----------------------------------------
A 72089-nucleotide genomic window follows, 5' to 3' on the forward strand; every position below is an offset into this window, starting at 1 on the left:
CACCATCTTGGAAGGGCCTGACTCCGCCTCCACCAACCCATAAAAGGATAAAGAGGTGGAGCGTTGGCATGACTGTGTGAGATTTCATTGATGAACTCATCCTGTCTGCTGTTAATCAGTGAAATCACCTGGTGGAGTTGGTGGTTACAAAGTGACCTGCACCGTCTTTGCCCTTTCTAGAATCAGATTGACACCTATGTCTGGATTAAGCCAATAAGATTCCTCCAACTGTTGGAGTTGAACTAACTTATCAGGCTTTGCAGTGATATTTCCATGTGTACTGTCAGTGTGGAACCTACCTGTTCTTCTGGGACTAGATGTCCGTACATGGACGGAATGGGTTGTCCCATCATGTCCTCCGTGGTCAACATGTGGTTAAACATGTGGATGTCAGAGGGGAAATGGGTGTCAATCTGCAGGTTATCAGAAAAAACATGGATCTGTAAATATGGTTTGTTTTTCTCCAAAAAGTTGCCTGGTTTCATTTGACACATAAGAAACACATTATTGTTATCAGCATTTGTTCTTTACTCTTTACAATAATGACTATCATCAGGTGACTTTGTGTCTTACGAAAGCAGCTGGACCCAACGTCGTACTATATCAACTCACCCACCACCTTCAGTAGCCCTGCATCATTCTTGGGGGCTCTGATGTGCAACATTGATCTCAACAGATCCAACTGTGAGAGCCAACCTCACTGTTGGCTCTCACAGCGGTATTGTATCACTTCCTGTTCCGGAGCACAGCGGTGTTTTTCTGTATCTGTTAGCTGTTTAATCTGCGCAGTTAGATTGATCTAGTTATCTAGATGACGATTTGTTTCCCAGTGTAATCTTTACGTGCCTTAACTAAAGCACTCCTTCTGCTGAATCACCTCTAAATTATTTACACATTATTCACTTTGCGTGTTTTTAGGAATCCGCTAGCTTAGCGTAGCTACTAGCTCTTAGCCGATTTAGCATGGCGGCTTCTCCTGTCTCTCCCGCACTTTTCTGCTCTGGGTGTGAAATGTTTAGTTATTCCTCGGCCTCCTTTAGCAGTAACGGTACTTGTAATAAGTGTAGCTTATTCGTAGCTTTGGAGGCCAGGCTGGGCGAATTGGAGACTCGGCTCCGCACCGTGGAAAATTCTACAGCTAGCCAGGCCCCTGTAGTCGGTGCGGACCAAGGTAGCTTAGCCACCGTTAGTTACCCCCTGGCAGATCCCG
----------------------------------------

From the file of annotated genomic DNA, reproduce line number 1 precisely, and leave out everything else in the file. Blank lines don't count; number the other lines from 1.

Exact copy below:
A 72089-nucleotide genomic window follows, 5' to 3' on the forward strand; every position below is an offset into this window, starting at 1 on the left: